|Year : 2014 | Volume
| Issue : 1 | Page : 17-19
Intolerable limb pain in proximal femur osteoid osteoma with four nidus
Hosein Ahmadzadeh Chabok
Department of Surgery, Orthopaedic Surgeon, Shams Hospital, Mashhad, Khorasan Razavi, Iran
|Date of Web Publication||10-Jun-2014|
Hosein Ahmadzadeh Chabok
Shams Hospital, Malekoshoara Bahar54, Shariati Square, Mashhad, Khorasan Razavi
Source of Support: None, Conflict of Interest: None
Osteoid osteoma is a benign tumor with peculiar severe pain disproportionate to its small size (less than 2 cm). Osteoid osteoma usually is monofocal and has single nidus. The reported case is a patient with intolerable leg pain and four nidus in proximal femur.
Keywords: Bone scan, bone tumor, nidus, night pain, osteoid osteoma
|How to cite this article:|
Chabok HA. Intolerable limb pain in proximal femur osteoid osteoma with four nidus. J Orthop Allied Sci 2014;2:17-9
|How to cite this URL:|
Chabok HA. Intolerable limb pain in proximal femur osteoid osteoma with four nidus. J Orthop Allied Sci [serial online] 2014 [cited 2021 Sep 24];2:17-9. Available from: https://www.joas.in/text.asp?2014/2/1/17/134205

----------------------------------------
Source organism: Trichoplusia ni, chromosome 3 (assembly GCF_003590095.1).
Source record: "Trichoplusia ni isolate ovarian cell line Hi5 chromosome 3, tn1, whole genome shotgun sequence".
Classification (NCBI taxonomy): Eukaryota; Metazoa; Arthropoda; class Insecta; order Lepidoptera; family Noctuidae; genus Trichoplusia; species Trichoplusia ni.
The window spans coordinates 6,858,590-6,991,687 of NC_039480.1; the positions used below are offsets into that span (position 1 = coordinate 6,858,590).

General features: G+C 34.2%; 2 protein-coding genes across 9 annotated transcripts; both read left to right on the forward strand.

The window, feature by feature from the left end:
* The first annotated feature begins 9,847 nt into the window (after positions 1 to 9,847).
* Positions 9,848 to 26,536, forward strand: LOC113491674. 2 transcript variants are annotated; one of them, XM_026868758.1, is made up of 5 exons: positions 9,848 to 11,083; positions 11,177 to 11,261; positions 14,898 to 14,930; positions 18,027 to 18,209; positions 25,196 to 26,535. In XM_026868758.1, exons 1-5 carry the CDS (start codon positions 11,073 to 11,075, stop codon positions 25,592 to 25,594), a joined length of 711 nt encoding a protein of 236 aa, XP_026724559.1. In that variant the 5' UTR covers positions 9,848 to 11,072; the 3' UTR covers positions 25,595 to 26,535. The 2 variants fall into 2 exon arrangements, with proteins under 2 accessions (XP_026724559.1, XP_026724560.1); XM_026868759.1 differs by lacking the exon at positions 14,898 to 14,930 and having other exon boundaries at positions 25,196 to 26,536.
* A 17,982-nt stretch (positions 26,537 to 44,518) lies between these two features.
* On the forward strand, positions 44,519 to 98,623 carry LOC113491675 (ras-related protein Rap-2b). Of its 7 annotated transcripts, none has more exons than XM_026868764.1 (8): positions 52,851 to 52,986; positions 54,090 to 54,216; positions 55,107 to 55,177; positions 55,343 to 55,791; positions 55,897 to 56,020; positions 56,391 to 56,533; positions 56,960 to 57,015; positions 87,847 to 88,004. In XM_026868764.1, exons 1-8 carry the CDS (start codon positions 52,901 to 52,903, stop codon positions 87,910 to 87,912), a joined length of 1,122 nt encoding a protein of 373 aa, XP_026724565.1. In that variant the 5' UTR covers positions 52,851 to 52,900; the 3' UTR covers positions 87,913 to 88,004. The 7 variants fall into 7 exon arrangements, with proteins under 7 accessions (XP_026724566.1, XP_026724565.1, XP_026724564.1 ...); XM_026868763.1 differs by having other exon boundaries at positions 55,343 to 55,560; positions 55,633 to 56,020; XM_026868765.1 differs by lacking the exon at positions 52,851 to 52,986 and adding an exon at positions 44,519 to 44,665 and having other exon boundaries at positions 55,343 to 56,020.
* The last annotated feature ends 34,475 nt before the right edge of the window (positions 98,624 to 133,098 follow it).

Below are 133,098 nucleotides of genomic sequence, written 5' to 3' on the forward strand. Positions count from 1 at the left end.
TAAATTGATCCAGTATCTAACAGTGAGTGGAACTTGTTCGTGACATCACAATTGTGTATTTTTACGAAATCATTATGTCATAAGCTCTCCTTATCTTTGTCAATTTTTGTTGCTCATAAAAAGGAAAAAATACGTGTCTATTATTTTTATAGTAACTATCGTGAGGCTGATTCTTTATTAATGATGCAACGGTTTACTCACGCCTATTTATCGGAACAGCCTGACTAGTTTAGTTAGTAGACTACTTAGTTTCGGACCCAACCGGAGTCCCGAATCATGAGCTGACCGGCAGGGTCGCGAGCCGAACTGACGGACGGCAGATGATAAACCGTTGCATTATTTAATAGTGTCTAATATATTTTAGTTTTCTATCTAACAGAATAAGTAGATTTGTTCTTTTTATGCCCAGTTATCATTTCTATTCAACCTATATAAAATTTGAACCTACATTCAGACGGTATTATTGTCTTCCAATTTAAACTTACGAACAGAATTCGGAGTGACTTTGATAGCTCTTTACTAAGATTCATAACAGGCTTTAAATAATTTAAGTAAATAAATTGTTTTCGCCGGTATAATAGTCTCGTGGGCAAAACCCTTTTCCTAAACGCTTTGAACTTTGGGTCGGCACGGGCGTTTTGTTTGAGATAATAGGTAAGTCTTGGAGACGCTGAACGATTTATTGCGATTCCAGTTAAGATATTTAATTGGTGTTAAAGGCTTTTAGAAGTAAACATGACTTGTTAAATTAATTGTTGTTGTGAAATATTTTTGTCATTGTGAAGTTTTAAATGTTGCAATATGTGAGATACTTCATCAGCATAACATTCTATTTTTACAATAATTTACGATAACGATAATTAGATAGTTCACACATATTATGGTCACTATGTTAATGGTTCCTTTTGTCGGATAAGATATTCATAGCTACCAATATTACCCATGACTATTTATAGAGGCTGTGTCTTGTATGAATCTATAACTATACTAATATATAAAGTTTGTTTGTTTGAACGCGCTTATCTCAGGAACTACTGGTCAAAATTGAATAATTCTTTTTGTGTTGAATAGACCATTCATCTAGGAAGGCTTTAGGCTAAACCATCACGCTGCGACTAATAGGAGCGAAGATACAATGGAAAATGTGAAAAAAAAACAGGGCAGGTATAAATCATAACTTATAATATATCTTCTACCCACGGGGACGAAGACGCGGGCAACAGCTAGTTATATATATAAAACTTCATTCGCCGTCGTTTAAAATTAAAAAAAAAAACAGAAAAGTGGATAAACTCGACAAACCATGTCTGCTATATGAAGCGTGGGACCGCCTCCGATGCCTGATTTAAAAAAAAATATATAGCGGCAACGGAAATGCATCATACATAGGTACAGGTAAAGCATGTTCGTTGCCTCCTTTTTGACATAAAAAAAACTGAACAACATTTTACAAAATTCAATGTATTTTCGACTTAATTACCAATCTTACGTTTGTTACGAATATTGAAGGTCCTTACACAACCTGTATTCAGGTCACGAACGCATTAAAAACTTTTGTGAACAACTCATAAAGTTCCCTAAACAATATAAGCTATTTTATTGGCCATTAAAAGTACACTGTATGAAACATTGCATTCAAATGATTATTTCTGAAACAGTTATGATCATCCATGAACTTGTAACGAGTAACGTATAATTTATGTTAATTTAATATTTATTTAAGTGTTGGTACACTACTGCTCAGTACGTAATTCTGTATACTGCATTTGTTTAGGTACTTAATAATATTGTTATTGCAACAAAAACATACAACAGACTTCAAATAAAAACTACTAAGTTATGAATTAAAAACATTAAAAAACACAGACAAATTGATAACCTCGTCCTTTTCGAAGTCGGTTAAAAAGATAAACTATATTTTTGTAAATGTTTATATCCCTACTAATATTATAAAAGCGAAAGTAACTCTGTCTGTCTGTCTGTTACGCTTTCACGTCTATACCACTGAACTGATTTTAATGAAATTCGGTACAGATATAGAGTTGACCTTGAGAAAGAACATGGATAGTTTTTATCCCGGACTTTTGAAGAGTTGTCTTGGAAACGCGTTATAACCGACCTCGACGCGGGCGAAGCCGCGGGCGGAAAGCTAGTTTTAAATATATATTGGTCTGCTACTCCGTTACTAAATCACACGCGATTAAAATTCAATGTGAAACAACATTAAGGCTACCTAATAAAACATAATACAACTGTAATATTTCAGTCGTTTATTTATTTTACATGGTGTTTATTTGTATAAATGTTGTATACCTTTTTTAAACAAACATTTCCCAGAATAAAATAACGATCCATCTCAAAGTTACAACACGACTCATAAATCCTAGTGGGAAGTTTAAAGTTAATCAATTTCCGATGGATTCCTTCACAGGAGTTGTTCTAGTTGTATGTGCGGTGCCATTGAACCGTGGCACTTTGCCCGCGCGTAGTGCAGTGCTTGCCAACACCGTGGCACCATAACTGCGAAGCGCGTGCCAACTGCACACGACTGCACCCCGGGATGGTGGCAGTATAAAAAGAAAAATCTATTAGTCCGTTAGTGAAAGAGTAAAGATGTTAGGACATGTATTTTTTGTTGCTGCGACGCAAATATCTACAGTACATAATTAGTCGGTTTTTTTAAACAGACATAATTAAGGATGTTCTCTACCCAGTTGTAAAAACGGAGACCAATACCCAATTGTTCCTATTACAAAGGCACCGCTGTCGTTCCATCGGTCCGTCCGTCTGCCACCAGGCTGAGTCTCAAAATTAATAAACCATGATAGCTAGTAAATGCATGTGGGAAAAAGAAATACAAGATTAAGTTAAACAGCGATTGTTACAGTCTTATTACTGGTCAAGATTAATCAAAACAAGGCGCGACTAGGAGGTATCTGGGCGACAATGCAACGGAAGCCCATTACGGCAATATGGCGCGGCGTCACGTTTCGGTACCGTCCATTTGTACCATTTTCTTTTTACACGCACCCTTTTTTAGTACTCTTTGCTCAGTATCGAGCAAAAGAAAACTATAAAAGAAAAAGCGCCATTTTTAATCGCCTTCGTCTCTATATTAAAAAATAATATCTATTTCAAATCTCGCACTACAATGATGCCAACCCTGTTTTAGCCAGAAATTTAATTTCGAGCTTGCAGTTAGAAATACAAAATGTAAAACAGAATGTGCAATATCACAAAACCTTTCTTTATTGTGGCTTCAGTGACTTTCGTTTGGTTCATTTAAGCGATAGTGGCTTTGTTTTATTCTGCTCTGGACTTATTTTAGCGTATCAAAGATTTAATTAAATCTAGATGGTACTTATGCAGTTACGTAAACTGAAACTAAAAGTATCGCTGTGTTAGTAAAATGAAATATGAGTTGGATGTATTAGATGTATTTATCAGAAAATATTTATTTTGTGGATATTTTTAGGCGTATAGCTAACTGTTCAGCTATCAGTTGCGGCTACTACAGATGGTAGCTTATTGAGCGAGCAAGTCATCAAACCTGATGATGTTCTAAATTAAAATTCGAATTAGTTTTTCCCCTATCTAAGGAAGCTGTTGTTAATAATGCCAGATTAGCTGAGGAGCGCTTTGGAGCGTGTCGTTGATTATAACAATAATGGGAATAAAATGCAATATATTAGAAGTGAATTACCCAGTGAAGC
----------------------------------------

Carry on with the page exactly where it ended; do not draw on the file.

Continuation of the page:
| Introduction|| |
Osteoid osteoma is a benign primary tumor of young ages, more common in men with peculiar pain characteristics disproportionate to its small size (less than 2 cm). Osteoid osteoma often is monofocal with single nidus and although it is supposed to be self-limited, its extraordinary severe pain almost always mandates some sort of intervention.
| Case Report|| |
A 19-year-old man was admitted to orthopedic clinic with severe left lower limb pain. The duration of pain was 2 years, moderate severity, was more severe at night, and relieved with nonsteroidal anti-inflammatory drugs (NSAIDs). It had been aggravating in intensity, extension, and duration in the recent 6 months and progressing to a very severe strenuous intolerable 24-h left lower limb pain with no response to analgesics.